With its delicate and finely balanced biomes and some of the most dramatic and exotic scenery on earth, Arizona has over the generations been a haven, a laboratory, and a rallying point for environmentalists and ecologists. One of the biggest threats to the state’s extremely varied ecosystems is growth; much of the desert has been paved over and crowded with homes, while the upland forests host droves of overbuilt homes just waiting for a wildfire to burn them to their foundations. There are no signs that this trend is going to let up any time soon, either.
The constant influx of people has led over the years to environmental problems far beyond the mere pavement of desert and clearing of forests. Growth and the state’s founding impetus to glean profit from the land have led to the overpumping of groundwater and the damming and taming of most of the state’s rivers. This has altered the green riverways so completely that many species of native fish are now as good as gone, and nonnative plants line the mostly dry riverbeds, crowding out native riverine flora like cottonwoods and willows.
Climate change, scientists say, is likely to increase the state’s environmental woes, and, coupled with an ongoing drought that has been more or less eating away at the state for over a decade, may lead to shortages on the Colorado River, water from which the vast majority of urban Arizonans, including Tucsonans, depend. Some scientists have recently predicted that Lake Mead may dry up by 2025, while others believe the current human culture in Arizona may, one day in the future, suffer the same collapse as did the Anasazi, the Hohokam, and other complex societies who have tried to make a go of it here, leaving behind the ruins of their rise and fall but not much else.
Is It Getting Even Hotter in Tucson?
According to at least one University of Arizona researcher, people have made it hotter in Tucson than it already was—and it was already the hottest desert in North America before we arrived en masse after World War II to begin changing the wilderness into car-centric, fossil fuel–dependent cities and suburbs.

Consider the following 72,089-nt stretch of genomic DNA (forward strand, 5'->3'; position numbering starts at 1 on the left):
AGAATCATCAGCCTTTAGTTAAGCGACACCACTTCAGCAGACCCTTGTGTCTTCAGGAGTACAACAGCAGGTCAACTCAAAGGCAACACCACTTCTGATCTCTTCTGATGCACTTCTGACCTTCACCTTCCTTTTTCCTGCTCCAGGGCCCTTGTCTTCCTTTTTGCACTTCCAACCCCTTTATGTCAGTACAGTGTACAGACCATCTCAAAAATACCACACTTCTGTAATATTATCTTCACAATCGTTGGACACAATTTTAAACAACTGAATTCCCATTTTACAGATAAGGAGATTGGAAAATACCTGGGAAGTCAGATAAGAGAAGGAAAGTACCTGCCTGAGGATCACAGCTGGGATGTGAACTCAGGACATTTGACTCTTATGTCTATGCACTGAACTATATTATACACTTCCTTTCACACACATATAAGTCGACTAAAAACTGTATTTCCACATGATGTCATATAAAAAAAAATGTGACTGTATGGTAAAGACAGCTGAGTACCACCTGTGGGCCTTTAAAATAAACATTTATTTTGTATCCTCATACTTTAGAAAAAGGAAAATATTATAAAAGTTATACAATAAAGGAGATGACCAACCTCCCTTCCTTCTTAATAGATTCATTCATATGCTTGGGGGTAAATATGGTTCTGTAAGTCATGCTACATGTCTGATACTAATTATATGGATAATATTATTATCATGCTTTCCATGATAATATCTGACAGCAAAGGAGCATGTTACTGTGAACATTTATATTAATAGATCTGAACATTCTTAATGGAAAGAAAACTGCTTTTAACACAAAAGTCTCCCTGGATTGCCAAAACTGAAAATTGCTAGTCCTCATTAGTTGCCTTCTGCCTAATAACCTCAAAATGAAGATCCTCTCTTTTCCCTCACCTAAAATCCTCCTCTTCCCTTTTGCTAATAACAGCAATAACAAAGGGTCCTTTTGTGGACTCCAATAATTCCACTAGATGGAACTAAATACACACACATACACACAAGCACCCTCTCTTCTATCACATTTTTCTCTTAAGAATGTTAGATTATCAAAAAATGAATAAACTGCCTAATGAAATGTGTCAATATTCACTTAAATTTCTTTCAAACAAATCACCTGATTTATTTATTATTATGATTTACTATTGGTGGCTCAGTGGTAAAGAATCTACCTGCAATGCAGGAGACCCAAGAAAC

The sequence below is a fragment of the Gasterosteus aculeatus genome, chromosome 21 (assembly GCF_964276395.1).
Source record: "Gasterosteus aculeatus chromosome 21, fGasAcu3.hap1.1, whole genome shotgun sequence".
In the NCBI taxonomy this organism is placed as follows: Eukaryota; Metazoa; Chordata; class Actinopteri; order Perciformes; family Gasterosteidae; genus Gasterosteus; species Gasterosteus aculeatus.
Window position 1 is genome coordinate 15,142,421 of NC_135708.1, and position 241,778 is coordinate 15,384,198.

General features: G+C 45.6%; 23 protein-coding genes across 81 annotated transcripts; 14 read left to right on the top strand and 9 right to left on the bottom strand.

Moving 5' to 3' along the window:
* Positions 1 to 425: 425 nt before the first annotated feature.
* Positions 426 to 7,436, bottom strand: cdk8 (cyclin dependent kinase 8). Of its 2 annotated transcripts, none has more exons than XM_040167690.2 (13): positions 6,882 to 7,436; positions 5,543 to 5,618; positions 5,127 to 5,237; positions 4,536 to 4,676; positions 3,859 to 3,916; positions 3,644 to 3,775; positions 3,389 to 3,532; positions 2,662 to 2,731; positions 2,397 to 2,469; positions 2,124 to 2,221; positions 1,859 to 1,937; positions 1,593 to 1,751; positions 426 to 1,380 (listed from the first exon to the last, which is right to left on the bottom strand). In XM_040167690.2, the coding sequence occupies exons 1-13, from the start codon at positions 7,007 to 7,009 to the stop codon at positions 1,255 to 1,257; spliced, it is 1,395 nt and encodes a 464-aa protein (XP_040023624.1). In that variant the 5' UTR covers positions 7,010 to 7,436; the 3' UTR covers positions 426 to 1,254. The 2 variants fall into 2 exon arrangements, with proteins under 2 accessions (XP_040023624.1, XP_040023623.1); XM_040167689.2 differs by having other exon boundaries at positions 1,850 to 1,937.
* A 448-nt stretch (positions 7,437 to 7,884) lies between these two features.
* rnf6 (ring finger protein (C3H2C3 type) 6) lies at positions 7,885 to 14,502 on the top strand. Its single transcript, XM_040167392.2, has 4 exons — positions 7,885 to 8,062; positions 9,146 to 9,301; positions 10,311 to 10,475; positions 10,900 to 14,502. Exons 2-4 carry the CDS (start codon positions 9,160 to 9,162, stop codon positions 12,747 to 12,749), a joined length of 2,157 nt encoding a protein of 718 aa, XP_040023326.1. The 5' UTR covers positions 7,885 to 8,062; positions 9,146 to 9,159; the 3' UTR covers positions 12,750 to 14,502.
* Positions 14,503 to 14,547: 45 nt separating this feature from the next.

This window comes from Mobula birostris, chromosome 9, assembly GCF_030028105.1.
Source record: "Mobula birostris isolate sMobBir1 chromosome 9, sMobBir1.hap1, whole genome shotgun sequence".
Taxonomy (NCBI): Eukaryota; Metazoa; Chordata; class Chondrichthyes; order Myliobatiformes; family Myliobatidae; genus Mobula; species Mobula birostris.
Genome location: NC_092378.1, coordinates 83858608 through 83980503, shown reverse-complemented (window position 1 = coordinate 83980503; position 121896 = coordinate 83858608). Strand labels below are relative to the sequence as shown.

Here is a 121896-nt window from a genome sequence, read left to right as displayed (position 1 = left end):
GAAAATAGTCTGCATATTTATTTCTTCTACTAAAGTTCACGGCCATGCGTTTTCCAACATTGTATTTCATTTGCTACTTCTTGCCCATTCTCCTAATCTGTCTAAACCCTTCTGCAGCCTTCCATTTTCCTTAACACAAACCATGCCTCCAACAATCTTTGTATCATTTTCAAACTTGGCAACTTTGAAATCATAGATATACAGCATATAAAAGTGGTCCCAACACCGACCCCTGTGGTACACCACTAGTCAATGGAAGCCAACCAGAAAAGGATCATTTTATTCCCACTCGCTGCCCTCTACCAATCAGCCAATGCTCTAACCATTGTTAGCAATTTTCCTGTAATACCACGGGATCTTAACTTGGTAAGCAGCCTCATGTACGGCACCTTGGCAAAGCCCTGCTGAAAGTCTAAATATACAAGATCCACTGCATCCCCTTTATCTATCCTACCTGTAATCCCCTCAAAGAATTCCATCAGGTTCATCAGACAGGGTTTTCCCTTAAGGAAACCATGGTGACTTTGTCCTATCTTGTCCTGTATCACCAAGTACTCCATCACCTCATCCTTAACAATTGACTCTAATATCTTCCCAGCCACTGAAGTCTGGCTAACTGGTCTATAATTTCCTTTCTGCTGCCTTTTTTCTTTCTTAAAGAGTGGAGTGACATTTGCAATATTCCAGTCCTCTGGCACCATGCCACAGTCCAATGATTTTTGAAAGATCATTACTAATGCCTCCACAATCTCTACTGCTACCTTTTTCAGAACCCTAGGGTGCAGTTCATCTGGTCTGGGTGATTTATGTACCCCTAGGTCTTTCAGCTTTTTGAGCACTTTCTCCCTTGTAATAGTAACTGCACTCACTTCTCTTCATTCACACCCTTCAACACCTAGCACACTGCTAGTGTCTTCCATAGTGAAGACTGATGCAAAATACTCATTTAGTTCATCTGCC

UA professor emeritus William Sellers, in a chapter on the state’s climate in Natural Environments of Arizona, finds that the state’s “minimum temperature averaged significantly higher during the 1953–2002 period than it did prior to the early 1940s.” This is proof, Sellers writes, of the urban heat island effect, through which nighttime temperatures (which in other less-paved-over deserts tend to drop significantly, offering a cooling respite to the land while the sun is down) stay rather high because the heat is stored in buildings and asphalt.
Indeed, Sellers finds that the average minimum temperature in the Phoenix area has increased by nearly seven degrees Fahrenheit since the early 1960s, while the average maximum temperature has gone up only about two degrees Fahrenheit in that time. Apparently we love the heat so much we never want it to cool down. Additionally, Sellers writes, average nighttime temperatures in the state’s deserts were significantly lower prior to the 1940s than they are today. Temperatures as low as zero degrees Fahrenheit were recorded along washes in the Tucson area, and in 1937 Tucson’s temperatures were below normal every day for a month. “The most likely cause for most of the increase in the average temperature in Arizona since the early 1940s is the rapid expansion in the population and the industrial development that occurred in the area during and following World War II,” Sellers concludes.